Why are alpaca wool products so expensive? To put it simply: supply and demand. Compared to sheep wool, alpaca is harder to get, harder to process and more expensive to create. It costs us $32 per alpaca to shear our alpacas and obtain the fleece. It only costs between $2 - $4 to shear a sheep. Looking past the shearing cost, to purchase alpaca fleece, manufacturers pay about $2 an ounce, whereas sheep manufacturers pay about $0.11 per ounce. Making products from alpaca costs manufacturers way more than it costs people and companies who are using sheep wool.
Alpacas are also few and far between. There are 5.2 million sheep in the United States, but only about 248,000 alpacas, and there are zero alpaca wool mills in the United States. We would need at least one million alpacas in the United States for there to be a mill, so we’re only about ¼ of the way there. Because of this, people creating alpaca products must go through other countries, namely Peru.
Sheep’s wool on the other hand can be processed just about anywhere in the United States, which dramatically reduces costs for businesses using that fiber. Since alpaca fiber is so different from sheep fiber, it cannot be spun or processed using the same machines as sheep’s wool, so there’s no overlap in mill usage either, making alpaca wool a boutique market.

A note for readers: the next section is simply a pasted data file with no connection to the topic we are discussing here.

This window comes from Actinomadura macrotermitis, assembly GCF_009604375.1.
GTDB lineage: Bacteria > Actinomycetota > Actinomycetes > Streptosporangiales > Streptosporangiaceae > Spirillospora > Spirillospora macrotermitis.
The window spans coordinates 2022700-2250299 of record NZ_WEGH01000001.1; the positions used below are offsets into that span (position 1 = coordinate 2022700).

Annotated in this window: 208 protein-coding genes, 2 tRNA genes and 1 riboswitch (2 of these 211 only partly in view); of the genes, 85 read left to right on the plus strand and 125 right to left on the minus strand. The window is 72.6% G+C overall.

Alpaca is a premium product that costs businesses a lot of money to acquire. It’s the more eco-friendly and higher performing natural fiber, which makes it worth it, but until there are more alpacas and alpaca mills in the United States, alpaca fiber and alpaca wool products will always cost significantly more than other wool products.
As a company, Alpacas of Montana values creating jobs for Montanan's and supporting local crafters. Because of this we employ multiple Montana based knitters to hand create some of our product line.
Join the alpaca revolution! Alpaca is a sustainable alternative that is not only good for the earth, but for all of us. Alpaca wool is stronger, softer, more eco-friendly, and offers 85% greater wicking capability than merino wool. It is also hypoallergenic! Shop ourcollections and follow us onsocial media!